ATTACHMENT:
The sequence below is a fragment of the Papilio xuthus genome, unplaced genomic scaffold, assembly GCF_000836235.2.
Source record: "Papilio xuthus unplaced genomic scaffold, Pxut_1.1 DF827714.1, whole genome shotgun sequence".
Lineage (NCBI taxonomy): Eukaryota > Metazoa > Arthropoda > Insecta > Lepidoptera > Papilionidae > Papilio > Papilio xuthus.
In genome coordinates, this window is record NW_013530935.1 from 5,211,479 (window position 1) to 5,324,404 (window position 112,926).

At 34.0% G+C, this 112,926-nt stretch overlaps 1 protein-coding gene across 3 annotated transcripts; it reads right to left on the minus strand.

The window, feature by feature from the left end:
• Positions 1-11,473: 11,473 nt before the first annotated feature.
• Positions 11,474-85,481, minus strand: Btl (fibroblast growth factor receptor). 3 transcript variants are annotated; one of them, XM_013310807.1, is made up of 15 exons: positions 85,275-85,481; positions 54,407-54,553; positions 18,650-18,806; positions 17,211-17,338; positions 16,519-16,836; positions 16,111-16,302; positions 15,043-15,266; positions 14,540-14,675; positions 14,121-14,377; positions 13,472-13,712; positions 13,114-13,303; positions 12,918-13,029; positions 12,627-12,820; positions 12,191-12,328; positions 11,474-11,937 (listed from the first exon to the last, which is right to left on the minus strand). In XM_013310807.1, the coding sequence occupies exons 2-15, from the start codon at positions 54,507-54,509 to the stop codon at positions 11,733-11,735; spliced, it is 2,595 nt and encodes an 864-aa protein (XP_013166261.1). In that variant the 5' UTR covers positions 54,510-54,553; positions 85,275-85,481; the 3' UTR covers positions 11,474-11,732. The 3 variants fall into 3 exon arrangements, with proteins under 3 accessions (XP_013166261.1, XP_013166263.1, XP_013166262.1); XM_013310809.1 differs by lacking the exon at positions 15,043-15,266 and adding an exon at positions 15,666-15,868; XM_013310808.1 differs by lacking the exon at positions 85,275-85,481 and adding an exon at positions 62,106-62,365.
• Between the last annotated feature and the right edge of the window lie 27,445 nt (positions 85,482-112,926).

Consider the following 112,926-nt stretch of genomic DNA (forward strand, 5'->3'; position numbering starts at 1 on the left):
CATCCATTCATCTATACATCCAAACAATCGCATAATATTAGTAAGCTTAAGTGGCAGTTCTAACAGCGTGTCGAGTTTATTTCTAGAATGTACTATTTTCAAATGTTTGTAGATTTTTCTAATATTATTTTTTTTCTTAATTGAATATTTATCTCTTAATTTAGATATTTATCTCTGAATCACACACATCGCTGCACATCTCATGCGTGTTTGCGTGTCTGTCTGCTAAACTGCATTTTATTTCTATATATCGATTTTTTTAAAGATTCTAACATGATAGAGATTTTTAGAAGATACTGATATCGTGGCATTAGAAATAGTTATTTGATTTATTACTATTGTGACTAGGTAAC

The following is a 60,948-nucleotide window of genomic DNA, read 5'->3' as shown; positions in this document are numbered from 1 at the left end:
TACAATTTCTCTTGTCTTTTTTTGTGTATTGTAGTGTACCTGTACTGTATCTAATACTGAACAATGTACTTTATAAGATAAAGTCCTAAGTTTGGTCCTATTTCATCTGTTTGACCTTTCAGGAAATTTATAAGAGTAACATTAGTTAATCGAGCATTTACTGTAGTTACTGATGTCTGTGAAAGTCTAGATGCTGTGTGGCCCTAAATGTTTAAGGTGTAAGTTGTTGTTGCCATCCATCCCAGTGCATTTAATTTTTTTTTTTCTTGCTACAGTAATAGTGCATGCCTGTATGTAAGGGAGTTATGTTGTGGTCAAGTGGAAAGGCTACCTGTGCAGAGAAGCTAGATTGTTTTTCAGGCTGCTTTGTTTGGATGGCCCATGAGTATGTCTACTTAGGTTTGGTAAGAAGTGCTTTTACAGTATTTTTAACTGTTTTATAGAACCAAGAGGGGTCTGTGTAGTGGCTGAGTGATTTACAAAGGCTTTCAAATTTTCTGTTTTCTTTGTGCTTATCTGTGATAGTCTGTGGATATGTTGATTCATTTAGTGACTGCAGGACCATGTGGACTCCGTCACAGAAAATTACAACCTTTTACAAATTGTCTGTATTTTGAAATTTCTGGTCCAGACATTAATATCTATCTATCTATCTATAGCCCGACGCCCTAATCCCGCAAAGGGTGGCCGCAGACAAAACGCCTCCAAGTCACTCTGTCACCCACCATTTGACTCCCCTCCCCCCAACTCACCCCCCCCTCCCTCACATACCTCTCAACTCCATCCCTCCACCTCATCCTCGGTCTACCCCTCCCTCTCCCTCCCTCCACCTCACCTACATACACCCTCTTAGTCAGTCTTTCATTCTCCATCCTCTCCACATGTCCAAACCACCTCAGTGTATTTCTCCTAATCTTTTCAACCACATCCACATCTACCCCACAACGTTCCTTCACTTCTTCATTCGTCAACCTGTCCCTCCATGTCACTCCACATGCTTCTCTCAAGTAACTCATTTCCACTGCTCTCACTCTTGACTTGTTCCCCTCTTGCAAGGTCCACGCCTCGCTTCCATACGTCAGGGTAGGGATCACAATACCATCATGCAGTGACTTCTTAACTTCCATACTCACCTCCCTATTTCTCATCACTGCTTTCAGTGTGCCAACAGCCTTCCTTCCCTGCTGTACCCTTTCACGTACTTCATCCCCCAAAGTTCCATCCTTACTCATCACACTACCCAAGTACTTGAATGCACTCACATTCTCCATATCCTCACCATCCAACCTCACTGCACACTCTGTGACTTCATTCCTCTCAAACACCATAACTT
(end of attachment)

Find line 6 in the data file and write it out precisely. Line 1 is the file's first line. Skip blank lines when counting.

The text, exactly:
The window, feature by feature from the left end: